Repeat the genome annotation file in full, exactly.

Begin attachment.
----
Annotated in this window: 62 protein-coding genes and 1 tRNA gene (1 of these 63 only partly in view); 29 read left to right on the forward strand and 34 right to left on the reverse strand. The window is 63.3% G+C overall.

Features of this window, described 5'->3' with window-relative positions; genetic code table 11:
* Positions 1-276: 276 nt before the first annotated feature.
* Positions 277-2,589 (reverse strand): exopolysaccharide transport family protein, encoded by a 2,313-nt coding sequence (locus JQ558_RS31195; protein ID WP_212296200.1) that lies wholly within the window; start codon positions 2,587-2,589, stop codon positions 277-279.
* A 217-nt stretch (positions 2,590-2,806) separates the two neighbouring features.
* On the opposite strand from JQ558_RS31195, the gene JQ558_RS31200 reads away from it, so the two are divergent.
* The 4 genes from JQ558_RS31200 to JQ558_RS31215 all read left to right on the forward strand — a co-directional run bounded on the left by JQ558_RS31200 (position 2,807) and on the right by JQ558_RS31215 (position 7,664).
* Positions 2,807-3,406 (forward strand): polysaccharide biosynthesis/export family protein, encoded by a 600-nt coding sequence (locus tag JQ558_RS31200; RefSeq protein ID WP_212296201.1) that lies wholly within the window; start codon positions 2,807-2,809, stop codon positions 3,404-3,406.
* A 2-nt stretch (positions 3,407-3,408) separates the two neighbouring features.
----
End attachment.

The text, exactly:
Annotated in this window: 62 protein-coding genes and 1 tRNA gene (1 of these 63 only partly in view); 29 read left to right on the forward strand and 34 right to left on the reverse strand. The window is 63.3% G+C overall.

Features of this window, described 5'->3' with window-relative positions; genetic code table 11:
* Positions 1-276: 276 nt before the first annotated feature.
* Positions 277-2,589 (reverse strand): exopolysaccharide transport family protein, encoded by a 2,313-nt coding sequence (locus JQ558_RS31195; protein ID WP_212296200.1) that lies wholly within the window; start codon positions 2,587-2,589, stop codon positions 277-279.
* A 217-nt stretch (positions 2,590-2,806) separates the two neighbouring features.
* On the opposite strand from JQ558_RS31195, the gene JQ558_RS31200 reads away from it, so the two are divergent.
* The 4 genes from JQ558_RS31200 to JQ558_RS31215 all read left to right on the forward strand — a co-directional run bounded on the left by JQ558_RS31200 (position 2,807) and on the right by JQ558_RS31215 (position 7,664).
* Positions 2,807-3,406 (forward strand): polysaccharide biosynthesis/export family protein, encoded by a 600-nt coding sequence (locus tag JQ558_RS31200; RefSeq protein ID WP_212296201.1) that lies wholly within the window; start codon positions 2,807-2,809, stop codon positions 3,404-3,406.
* A 2-nt stretch (positions 3,407-3,408) separates the two neighbouring features.